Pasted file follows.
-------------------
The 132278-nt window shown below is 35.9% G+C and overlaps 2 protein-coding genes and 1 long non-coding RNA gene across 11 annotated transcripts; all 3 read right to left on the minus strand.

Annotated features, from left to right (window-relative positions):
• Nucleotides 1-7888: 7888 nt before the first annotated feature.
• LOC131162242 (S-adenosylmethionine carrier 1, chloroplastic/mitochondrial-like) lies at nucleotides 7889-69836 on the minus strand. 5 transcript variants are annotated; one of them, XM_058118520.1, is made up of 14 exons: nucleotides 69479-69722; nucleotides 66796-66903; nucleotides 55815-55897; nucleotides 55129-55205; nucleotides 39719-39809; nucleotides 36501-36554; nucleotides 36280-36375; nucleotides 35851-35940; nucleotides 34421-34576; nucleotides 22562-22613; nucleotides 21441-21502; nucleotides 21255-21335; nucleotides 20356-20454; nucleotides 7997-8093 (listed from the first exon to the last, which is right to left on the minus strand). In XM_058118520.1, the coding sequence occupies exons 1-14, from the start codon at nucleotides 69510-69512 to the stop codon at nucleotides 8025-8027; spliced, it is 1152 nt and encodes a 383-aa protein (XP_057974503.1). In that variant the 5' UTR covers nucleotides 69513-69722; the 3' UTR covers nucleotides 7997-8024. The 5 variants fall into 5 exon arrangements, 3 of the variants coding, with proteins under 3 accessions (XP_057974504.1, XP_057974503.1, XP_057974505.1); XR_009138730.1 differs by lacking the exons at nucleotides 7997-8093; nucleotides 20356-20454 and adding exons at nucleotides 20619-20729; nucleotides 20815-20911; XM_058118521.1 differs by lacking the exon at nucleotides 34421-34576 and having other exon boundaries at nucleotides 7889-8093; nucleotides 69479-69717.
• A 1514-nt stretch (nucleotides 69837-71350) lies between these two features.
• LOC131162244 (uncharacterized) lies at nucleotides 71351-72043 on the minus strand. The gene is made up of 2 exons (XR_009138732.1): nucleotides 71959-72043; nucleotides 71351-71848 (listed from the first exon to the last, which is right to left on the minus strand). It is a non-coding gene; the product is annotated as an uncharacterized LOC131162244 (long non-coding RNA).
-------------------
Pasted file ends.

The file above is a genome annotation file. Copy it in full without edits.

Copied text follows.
The 132278-nt window shown below is 35.9% G+C and overlaps 2 protein-coding genes and 1 long non-coding RNA gene across 11 annotated transcripts; all 3 read right to left on the minus strand.

Annotated features, from left to right (window-relative positions):
• Nucleotides 1-7888: 7888 nt before the first annotated feature.
• LOC131162242 (S-adenosylmethionine carrier 1, chloroplastic/mitochondrial-like) lies at nucleotides 7889-69836 on the minus strand. 5 transcript variants are annotated; one of them, XM_058118520.1, is made up of 14 exons: nucleotides 69479-69722; nucleotides 66796-66903; nucleotides 55815-55897; nucleotides 55129-55205; nucleotides 39719-39809; nucleotides 36501-36554; nucleotides 36280-36375; nucleotides 35851-35940; nucleotides 34421-34576; nucleotides 22562-22613; nucleotides 21441-21502; nucleotides 21255-21335; nucleotides 20356-20454; nucleotides 7997-8093 (listed from the first exon to the last, which is right to left on the minus strand). In XM_058118520.1, the coding sequence occupies exons 1-14, from the start codon at nucleotides 69510-69512 to the stop codon at nucleotides 8025-8027; spliced, it is 1152 nt and encodes a 383-aa protein (XP_057974503.1). In that variant the 5' UTR covers nucleotides 69513-69722; the 3' UTR covers nucleotides 7997-8024. The 5 variants fall into 5 exon arrangements, 3 of the variants coding, with proteins under 3 accessions (XP_057974504.1, XP_057974503.1, XP_057974505.1); XR_009138730.1 differs by lacking the exons at nucleotides 7997-8093; nucleotides 20356-20454 and adding exons at nucleotides 20619-20729; nucleotides 20815-20911; XM_058118521.1 differs by lacking the exon at nucleotides 34421-34576 and having other exon boundaries at nucleotides 7889-8093; nucleotides 69479-69717.
• A 1514-nt stretch (nucleotides 69837-71350) lies between these two features.
• LOC131162244 (uncharacterized) lies at nucleotides 71351-72043 on the minus strand. The gene is made up of 2 exons (XR_009138732.1): nucleotides 71959-72043; nucleotides 71351-71848 (listed from the first exon to the last, which is right to left on the minus strand). It is a non-coding gene; the product is annotated as an uncharacterized LOC131162244 (long non-coding RNA).